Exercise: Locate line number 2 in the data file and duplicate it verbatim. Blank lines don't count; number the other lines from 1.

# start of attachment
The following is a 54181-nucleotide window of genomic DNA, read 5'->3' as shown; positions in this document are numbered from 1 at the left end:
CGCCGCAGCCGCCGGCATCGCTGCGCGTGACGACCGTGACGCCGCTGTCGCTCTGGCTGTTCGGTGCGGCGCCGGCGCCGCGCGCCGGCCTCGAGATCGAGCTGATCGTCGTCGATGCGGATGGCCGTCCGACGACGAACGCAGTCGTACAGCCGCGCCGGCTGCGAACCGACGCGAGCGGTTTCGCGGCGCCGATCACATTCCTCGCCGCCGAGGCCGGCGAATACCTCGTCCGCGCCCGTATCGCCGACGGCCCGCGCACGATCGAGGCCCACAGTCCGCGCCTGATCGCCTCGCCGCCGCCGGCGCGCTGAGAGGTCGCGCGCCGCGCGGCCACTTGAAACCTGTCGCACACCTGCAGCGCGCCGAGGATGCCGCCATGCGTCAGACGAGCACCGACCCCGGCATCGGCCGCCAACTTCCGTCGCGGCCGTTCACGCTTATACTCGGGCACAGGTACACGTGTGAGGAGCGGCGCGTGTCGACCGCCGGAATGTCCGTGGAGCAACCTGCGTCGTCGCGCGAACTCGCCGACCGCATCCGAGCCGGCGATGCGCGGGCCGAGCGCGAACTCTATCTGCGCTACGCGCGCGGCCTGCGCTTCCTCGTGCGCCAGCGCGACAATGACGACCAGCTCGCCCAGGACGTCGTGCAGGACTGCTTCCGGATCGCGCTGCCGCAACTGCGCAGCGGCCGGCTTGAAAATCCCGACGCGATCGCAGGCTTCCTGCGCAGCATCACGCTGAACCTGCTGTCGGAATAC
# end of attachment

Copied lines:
CGCCGCAGCCGCCGGCATCGCTGCGCGTGACGACCGTGACGCCGCTGTCGCTCTGGCTGTTCGGTGCGGCGCCGGCGCCGCGCGCCGGCCTCGAGATCGAGCTGATCGTCGTCGATGCGGATGGCCGTCCGACGACGAACGCAGTCGTACAGCCGCGCCGGCTGCGAACCGACGCGAGCGGTTTCGCGGCGCCGATCACATTCCTCGCCGCCGAGGCCGGCGAATACCTCGTCCGCGCCCGTATCGCCGACGGCCCGCGCACGATCGAGGCCCACAGTCCGCGCCTGATCGCCTCGCCGCCGCCGGCGCGCTGAGAGGTCGCGCGCCGCGCGGCCACTTGAAACCTGTCGCACACCTGCAGCGCGCCGAGGATGCCGCCATGCGTCAGACGAGCACCGACCCCGGCATCGGCCGCCAACTTCCGTCGCGGCCGTTCACGCTTATACTCGGGCACAGGTACACGTGTGAGGAGCGGCGCGTGTCGACCGCCGGAATGTCCGTGGAGCAACCTGCGTCGTCGCGCGAACTCGCCGACCGCATCCGAGCCGGCGATGCGCGGGCCGAGCGCGAACTCTATCTGCGCTACGCGCGCGGCCTGCGCTTCCTCGTGCGCCAGCGCGACAATGACGACCAGCTCGCCCAGGACGTCGTGCAGGACTGCTTCCGGATCGCGCTGCCGCAACTGCGCAGCGGCCGGCTTGAAAATCCCGACGCGATCGCAGGCTTCCTGCGCAGCATCACGCTGAACCTGCTGTCGGAATAC